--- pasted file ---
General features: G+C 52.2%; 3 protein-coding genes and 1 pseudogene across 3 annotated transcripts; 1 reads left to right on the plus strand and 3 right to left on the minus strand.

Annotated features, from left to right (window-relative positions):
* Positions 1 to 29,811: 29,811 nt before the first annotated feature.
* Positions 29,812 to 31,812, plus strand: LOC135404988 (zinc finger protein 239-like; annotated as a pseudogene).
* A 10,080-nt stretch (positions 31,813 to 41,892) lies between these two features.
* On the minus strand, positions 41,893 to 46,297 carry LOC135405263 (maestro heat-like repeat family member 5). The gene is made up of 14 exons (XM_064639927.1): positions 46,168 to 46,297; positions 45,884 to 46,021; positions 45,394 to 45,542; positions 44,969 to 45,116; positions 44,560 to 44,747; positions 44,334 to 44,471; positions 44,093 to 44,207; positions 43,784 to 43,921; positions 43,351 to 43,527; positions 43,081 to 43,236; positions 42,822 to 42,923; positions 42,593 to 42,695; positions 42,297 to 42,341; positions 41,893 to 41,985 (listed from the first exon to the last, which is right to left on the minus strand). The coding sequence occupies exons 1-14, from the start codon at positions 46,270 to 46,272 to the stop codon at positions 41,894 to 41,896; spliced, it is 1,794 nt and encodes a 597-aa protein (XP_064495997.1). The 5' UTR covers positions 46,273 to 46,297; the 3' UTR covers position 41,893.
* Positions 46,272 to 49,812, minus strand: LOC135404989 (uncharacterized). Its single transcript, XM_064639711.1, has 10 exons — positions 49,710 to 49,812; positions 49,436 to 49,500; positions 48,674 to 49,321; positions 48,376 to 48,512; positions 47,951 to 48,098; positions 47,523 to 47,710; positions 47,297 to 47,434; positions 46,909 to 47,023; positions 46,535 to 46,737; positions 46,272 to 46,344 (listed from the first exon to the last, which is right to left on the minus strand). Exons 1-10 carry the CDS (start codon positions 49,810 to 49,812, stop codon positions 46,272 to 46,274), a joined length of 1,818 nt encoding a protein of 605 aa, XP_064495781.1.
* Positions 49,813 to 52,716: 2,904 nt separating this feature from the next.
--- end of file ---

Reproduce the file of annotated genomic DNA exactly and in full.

General features: G+C 52.2%; 3 protein-coding genes and 1 pseudogene across 3 annotated transcripts; 1 reads left to right on the plus strand and 3 right to left on the minus strand.

Annotated features, from left to right (window-relative positions):
* Positions 1 to 29,811: 29,811 nt before the first annotated feature.
* Positions 29,812 to 31,812, plus strand: LOC135404988 (zinc finger protein 239-like; annotated as a pseudogene).
* A 10,080-nt stretch (positions 31,813 to 41,892) lies between these two features.
* On the minus strand, positions 41,893 to 46,297 carry LOC135405263 (maestro heat-like repeat family member 5). The gene is made up of 14 exons (XM_064639927.1): positions 46,168 to 46,297; positions 45,884 to 46,021; positions 45,394 to 45,542; positions 44,969 to 45,116; positions 44,560 to 44,747; positions 44,334 to 44,471; positions 44,093 to 44,207; positions 43,784 to 43,921; positions 43,351 to 43,527; positions 43,081 to 43,236; positions 42,822 to 42,923; positions 42,593 to 42,695; positions 42,297 to 42,341; positions 41,893 to 41,985 (listed from the first exon to the last, which is right to left on the minus strand). The coding sequence occupies exons 1-14, from the start codon at positions 46,270 to 46,272 to the stop codon at positions 41,894 to 41,896; spliced, it is 1,794 nt and encodes a 597-aa protein (XP_064495997.1). The 5' UTR covers positions 46,273 to 46,297; the 3' UTR covers position 41,893.
* Positions 46,272 to 49,812, minus strand: LOC135404989 (uncharacterized). Its single transcript, XM_064639711.1, has 10 exons — positions 49,710 to 49,812; positions 49,436 to 49,500; positions 48,674 to 49,321; positions 48,376 to 48,512; positions 47,951 to 48,098; positions 47,523 to 47,710; positions 47,297 to 47,434; positions 46,909 to 47,023; positions 46,535 to 46,737; positions 46,272 to 46,344 (listed from the first exon to the last, which is right to left on the minus strand). Exons 1-10 carry the CDS (start codon positions 49,810 to 49,812, stop codon positions 46,272 to 46,274), a joined length of 1,818 nt encoding a protein of 605 aa, XP_064495781.1.
* Positions 49,813 to 52,716: 2,904 nt separating this feature from the next.